Budget Axe Could Spell The End for Good Samaritans

Budget cuts threaten to end suicide lines long run.

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    PHILADELPHIA - SEPTEMBER 26: A headset hangs on a cubical wall after the last telemarketing shift at Spectrum Marketing Services, Inc. September 26, 2003 in Philadelphia, Pennsylvania. Spectrum Marketing Services, Inc., which had been in business since 1974, and as of January 2003 employed 125 people, was forced to close it's doors due to the Do Not Call Registry. (Photo by William Thomas Cain/Getty Images)

    The budget cuts just keep coming and this time it may affect the most vulnerable of victims.

    The Samaritans of New York a non-religious, non-partisan volunteer organization could be the next victim of the budget axe, officials said.

    The Samaritans  one of the city’s two 24-hour suicide prevention hotlines and has been in operation for over two decades, and the organization handled 65,000 calls last year, according to Director of Operations for the Samaritans, Fiodhna O’Grady.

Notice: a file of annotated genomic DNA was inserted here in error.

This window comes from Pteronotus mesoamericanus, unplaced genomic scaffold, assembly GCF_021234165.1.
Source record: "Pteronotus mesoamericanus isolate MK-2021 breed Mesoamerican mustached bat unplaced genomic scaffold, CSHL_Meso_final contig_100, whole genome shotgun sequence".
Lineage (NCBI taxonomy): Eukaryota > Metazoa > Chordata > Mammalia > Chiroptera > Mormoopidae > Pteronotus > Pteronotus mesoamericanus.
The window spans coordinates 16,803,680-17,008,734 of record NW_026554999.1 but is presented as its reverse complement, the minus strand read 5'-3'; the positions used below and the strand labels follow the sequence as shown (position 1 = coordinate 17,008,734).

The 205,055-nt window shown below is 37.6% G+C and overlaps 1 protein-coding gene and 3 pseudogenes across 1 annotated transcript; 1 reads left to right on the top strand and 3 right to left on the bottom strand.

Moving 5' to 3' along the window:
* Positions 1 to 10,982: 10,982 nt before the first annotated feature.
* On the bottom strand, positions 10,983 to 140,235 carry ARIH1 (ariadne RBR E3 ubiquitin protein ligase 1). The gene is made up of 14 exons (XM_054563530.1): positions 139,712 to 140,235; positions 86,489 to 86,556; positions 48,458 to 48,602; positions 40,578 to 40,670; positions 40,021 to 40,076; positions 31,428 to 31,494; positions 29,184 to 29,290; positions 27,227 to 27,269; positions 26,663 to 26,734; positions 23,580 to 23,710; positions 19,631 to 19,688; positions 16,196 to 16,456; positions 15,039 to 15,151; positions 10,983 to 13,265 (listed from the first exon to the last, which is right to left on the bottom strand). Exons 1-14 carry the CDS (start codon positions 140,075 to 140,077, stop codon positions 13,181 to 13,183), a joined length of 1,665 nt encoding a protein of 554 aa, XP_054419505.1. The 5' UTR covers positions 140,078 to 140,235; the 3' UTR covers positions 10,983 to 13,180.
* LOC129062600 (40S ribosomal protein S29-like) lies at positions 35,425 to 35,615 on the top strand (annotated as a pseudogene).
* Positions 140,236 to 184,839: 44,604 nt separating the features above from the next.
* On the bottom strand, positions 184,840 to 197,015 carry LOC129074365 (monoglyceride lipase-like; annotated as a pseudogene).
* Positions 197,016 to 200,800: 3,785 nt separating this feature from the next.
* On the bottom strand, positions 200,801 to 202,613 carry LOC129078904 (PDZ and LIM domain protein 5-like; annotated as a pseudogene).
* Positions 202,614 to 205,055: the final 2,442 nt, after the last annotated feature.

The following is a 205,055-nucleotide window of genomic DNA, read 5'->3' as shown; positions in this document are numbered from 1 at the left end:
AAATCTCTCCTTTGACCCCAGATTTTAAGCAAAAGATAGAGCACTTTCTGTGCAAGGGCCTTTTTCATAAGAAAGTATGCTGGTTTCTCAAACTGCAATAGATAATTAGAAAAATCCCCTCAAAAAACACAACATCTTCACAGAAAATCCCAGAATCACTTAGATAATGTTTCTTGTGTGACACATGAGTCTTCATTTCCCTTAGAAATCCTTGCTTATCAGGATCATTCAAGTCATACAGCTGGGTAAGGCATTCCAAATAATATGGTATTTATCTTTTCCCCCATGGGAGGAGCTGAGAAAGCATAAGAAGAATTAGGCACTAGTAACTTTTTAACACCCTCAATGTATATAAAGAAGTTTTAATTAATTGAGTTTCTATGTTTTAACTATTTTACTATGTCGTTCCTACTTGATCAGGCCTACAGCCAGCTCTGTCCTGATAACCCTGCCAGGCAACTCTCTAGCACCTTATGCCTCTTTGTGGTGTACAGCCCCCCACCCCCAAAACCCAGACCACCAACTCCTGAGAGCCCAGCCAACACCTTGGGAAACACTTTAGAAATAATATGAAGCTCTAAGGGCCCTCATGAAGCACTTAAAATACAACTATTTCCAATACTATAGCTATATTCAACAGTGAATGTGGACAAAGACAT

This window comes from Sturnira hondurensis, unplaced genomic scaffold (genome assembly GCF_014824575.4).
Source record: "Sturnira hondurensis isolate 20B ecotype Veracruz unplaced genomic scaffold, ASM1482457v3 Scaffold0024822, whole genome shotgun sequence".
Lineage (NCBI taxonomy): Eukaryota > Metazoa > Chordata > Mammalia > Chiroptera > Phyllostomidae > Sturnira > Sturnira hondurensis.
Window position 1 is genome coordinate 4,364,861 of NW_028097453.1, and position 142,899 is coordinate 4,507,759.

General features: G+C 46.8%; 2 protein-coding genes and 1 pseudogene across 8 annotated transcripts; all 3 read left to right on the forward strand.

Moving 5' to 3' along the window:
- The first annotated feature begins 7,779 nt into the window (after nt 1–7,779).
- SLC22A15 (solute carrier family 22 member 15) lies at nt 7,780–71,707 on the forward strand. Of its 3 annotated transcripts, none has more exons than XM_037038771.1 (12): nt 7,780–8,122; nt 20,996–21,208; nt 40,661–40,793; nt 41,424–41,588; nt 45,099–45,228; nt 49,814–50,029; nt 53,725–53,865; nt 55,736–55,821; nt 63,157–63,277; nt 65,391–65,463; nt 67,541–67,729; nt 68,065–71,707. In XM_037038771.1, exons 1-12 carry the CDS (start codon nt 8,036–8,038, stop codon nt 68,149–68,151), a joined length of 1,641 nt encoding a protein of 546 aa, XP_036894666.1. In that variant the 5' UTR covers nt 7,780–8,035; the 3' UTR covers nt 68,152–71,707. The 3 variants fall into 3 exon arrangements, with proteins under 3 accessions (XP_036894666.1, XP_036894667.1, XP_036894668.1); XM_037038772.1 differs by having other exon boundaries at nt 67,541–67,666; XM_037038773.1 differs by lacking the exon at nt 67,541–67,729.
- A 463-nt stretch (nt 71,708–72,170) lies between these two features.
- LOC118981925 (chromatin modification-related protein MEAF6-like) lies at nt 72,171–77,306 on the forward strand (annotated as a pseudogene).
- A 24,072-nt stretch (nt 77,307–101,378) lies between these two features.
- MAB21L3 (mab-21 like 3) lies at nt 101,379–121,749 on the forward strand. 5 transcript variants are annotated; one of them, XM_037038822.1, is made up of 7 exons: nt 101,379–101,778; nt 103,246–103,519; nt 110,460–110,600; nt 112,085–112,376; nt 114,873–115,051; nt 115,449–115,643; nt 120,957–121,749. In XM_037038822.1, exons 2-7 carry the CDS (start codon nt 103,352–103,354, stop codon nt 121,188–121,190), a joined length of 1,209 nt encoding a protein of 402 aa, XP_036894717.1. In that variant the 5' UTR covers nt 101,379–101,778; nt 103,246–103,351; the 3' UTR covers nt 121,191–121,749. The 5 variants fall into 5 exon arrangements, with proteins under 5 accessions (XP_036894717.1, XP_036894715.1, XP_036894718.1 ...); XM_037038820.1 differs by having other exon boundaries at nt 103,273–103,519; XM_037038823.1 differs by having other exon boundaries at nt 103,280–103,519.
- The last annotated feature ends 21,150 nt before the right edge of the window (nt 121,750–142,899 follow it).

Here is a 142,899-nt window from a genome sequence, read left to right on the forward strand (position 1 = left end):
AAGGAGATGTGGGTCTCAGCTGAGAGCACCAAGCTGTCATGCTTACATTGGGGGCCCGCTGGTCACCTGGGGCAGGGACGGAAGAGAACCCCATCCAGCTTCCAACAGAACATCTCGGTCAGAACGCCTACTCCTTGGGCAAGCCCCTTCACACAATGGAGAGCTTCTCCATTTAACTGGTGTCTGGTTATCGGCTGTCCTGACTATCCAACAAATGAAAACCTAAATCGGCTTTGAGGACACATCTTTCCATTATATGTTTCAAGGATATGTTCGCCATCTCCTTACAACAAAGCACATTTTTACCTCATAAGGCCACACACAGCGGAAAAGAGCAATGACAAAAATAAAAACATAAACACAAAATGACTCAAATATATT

But the budget axe could kill the organization's funding if the New York City Health Department does not find a way to prevent a $250,000 cut.

    “It's a major mistake that will literally cost this city money, precious free resources and -- most important -- people's lives," O'Grady emphatically told the New York City Council,

    A spokesman for Mayor Bloomberg, Marc LaVorgna, told the New York Post, that LifeNet, the other 24-hour hot line, could pick up the slack.

    Officials, however, note that LifeNet is just an information and referral service, not intensive counseling like the Samaritans offer.

    Samaritans provides training and consultations to over 30,000 students, parents, police, EMS and teachers throughout its operation.